Last March, when I was in Chicago for the Museums and the Web conference, I ran around the city to meet with my colleagues in museums and libraries who were willing to share their youth spaces and how they’ve been designed to support digital learning. My first post offered a rapid tour of your spaces around the city. The second was my first of three related posts that highlight interviews with staff from those locations. Our first stop was the Field Museum (re: Morphing a Digital Classroom into a Museum Hangout: An Interview with Eve Gaus of the Field Museum). Now, for the next stop: Art Institute of Chicago!
Hi Hillary. Please introduce yourself.
My name is Hillary Cook. I work at the Art Institute of Chicago and I’m the Assistant Director of Youth Programs. I design, manage, and implement all of our programs for teenagers, specifically the one’s that happen in out-of-school time.
How many students come through these programs?
We serve about 2,000 to 2,500 young people throughout the year. We have workshops that we do throughout the entire year, a Teen Council Leadership program, and all other kinds of associated events and initiatives that happen around that.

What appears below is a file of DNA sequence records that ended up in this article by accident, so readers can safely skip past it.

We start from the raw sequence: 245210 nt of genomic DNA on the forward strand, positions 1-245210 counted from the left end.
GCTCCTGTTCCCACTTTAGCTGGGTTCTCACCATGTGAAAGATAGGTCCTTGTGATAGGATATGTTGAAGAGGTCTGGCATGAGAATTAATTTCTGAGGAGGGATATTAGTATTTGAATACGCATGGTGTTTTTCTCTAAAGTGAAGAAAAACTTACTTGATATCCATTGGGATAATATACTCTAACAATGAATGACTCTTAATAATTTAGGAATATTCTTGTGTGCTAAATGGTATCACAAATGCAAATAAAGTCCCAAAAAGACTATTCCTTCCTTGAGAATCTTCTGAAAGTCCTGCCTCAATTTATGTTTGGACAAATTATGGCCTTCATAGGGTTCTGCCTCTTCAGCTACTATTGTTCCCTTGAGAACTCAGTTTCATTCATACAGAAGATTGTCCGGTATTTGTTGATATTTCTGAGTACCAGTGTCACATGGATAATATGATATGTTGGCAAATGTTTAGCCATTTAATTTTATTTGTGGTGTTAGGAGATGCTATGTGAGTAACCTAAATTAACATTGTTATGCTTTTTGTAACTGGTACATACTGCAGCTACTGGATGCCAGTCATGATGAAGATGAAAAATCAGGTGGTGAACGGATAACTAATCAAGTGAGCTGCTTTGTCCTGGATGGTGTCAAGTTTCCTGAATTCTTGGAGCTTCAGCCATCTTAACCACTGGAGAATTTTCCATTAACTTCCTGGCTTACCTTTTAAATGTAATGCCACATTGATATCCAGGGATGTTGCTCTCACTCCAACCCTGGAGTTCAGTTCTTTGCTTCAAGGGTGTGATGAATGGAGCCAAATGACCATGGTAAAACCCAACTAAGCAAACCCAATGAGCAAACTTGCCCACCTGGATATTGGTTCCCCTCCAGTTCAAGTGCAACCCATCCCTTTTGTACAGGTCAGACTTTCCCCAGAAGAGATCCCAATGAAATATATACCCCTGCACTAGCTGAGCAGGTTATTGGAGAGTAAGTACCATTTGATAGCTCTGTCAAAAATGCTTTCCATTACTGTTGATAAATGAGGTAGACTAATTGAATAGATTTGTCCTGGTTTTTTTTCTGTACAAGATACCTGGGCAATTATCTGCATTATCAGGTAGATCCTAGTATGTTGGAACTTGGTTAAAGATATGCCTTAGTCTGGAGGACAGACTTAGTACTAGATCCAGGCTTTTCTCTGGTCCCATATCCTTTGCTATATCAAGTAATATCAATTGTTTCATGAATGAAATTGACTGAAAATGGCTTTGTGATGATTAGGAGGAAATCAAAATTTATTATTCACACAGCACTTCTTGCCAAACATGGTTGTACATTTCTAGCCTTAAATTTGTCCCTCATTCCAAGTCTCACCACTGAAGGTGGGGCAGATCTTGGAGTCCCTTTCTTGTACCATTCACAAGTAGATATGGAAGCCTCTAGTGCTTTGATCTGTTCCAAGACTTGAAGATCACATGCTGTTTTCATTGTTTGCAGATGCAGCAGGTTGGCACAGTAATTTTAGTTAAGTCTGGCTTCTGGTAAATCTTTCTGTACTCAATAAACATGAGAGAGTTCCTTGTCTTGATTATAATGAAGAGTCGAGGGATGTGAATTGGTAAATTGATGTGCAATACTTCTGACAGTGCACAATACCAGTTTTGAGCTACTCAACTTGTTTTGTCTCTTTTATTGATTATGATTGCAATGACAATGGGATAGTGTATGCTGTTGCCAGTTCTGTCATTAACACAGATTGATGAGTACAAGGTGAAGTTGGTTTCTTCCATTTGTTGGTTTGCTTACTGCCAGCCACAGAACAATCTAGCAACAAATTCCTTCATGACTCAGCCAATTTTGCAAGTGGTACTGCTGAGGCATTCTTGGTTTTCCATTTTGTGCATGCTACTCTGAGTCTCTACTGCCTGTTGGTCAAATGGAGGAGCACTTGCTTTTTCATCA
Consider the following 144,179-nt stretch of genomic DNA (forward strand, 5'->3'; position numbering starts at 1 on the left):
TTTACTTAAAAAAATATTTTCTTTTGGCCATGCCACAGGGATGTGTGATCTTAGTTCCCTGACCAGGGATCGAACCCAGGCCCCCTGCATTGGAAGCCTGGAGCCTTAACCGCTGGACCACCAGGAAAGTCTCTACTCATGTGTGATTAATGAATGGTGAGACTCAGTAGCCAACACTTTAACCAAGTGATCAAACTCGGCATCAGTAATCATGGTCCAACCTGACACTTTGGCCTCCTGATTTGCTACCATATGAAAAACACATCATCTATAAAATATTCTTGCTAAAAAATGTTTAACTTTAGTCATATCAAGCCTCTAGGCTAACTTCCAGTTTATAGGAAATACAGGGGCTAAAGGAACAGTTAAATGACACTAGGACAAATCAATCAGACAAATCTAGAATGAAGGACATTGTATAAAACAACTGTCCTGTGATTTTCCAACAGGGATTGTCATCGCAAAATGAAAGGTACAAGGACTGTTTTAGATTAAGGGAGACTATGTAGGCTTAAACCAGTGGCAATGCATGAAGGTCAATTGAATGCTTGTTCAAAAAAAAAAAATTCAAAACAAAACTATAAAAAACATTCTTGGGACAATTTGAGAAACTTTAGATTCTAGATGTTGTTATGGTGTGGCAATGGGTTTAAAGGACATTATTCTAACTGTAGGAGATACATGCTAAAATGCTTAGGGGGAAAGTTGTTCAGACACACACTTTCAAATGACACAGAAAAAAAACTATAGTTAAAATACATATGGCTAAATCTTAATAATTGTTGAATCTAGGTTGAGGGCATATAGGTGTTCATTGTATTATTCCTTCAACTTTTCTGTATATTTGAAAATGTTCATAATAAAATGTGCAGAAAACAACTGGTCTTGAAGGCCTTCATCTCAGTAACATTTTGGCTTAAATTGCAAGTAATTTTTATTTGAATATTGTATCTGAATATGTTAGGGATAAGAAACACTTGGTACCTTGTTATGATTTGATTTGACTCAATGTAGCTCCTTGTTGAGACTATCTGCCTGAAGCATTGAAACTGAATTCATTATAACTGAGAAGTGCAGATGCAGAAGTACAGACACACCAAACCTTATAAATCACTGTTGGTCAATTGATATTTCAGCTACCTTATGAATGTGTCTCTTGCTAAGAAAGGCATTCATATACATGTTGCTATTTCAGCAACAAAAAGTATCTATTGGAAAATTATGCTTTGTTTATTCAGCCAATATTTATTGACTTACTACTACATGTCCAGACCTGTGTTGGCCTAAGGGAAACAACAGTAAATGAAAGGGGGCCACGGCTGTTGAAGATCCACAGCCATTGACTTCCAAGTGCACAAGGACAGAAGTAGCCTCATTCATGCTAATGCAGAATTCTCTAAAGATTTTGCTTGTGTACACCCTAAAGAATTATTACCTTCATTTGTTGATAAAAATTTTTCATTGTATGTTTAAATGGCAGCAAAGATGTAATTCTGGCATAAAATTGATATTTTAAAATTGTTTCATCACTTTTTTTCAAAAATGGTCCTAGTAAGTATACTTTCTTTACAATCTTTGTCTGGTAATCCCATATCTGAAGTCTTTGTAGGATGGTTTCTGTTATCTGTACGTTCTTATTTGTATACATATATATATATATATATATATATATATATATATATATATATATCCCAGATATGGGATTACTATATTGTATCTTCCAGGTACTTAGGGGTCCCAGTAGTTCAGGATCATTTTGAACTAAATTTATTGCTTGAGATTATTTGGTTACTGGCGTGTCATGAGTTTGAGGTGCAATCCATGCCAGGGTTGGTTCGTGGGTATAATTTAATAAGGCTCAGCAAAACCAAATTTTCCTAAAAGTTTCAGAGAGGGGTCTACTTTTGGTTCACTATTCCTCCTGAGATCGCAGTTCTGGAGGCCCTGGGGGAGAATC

And where are we sitting right now?
We are in one of the large studio spaces in our Ryan Education Center. The new Center opened in 2009 with the opening of the modern wing.
What did that mean for you and your work?
We were really excited and happy to be able to double our education center footprint. We went from having kind of one large studio space to having three huge studios with beautiful natural light, plus five classrooms, a new educator resource center, and a Family Room space, as well as a small interpretive exhibition space.
What role does digital media play within each of these spaces?
It was really thought of from the beginning, in terms of design, so every space has the capability for digital presentation. We’re also thinking a lot about other ways that digital media can be used in programs. We have a suite of laptops that we use in our education programs. We have cameras and iPod Touches. The idea is that in any program where we wanted to use digital media as a tool for art making, or creative expression, or as a way to facilitate other kinds of learning, we have the resources available for us. Continue reading